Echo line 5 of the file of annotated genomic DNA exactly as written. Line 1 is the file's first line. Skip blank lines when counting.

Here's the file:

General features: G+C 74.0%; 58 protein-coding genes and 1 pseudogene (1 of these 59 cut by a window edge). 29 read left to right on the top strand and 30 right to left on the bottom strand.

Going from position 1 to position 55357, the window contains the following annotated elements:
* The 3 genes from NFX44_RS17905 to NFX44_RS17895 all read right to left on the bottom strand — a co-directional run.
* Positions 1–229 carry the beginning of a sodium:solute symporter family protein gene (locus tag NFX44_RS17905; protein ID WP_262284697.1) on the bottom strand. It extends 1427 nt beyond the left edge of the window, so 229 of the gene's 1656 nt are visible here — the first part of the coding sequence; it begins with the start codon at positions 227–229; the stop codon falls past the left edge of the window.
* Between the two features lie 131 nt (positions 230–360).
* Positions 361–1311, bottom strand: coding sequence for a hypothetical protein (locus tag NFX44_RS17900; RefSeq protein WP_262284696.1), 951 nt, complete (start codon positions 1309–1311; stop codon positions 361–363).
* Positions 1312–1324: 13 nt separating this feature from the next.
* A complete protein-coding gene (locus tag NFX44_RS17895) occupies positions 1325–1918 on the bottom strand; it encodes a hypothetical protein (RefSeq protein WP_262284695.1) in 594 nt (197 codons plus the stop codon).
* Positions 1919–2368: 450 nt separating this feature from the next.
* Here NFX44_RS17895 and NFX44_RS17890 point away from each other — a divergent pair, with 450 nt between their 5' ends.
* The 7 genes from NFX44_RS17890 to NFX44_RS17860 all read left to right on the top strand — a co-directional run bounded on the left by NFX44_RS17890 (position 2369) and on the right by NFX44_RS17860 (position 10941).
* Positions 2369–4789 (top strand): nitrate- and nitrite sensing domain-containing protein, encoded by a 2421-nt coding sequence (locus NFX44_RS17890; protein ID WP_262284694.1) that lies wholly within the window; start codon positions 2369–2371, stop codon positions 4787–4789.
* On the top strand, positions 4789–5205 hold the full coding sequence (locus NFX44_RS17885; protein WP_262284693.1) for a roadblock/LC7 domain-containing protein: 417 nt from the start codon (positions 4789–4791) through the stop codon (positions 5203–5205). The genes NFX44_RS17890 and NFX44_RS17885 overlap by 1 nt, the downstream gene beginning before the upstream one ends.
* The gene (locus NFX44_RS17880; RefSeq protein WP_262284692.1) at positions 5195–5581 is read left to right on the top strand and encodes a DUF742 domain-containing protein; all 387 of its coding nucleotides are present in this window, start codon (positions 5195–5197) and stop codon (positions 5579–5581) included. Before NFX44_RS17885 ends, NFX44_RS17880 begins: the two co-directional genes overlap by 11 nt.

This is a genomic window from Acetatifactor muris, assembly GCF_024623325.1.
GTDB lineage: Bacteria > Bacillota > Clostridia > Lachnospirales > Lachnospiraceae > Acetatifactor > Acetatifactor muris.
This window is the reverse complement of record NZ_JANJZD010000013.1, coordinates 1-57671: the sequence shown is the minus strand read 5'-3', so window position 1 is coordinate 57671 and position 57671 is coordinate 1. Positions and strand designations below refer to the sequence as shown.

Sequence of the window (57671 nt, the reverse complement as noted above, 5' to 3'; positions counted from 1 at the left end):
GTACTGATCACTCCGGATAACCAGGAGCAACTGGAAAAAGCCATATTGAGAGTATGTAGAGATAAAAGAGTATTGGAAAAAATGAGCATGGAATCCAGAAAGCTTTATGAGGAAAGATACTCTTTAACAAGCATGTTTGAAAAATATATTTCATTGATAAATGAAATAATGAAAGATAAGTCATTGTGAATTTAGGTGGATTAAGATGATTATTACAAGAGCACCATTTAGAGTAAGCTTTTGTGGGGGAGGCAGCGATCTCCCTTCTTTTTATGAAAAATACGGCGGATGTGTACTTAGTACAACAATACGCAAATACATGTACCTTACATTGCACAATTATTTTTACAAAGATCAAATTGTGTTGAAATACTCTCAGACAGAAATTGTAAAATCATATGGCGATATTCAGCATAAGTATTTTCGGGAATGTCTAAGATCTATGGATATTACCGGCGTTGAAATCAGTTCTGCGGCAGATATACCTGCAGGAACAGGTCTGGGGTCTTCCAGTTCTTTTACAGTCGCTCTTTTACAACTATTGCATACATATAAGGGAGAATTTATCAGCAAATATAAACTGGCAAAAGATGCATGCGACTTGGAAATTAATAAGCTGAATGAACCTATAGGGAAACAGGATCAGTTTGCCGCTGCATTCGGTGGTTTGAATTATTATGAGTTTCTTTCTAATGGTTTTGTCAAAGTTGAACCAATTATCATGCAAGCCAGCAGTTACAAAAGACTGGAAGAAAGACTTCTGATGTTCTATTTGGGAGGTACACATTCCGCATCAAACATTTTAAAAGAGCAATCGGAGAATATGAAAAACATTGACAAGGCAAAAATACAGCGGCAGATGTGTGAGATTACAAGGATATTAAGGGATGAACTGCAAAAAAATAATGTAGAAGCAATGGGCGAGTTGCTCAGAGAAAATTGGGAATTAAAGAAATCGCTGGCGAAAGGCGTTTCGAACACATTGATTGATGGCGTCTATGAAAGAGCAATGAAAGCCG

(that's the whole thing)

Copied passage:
* Between the two features lie 131 nt (positions 230–360).